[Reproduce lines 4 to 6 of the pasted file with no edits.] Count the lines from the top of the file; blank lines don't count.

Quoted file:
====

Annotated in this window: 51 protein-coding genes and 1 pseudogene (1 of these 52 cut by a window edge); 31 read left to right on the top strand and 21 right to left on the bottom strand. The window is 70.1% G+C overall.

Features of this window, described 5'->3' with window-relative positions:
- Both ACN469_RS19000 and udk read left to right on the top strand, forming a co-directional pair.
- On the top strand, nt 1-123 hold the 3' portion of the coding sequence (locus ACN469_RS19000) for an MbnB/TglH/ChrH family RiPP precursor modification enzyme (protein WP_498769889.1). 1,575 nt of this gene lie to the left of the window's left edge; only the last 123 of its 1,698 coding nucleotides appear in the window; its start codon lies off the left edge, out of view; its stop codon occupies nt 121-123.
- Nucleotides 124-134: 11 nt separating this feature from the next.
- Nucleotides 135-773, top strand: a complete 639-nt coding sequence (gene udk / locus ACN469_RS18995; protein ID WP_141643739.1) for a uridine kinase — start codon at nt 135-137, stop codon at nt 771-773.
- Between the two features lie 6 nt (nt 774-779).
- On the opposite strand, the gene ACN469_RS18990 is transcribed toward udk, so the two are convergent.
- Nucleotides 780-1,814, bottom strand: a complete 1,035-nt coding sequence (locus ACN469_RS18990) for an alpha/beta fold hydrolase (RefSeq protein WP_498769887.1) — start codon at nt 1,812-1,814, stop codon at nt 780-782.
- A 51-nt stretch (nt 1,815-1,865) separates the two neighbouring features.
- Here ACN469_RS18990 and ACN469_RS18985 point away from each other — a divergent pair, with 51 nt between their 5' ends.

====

- On the top strand, nt 1-123 hold the 3' portion of the coding sequence (locus ACN469_RS19000) for an MbnB/TglH/ChrH family RiPP precursor modification enzyme (protein WP_498769889.1). 1,575 nt of this gene lie to the left of the window's left edge; only the last 123 of its 1,698 coding nucleotides appear in the window; its start codon lies off the left edge, out of view; its stop codon occupies nt 121-123.
- Nucleotides 124-134: 11 nt separating this feature from the next.
- Nucleotides 135-773, top strand: a complete 639-nt coding sequence (gene udk / locus ACN469_RS18995; protein ID WP_141643739.1) for a uridine kinase — start codon at nt 135-137, stop codon at nt 771-773.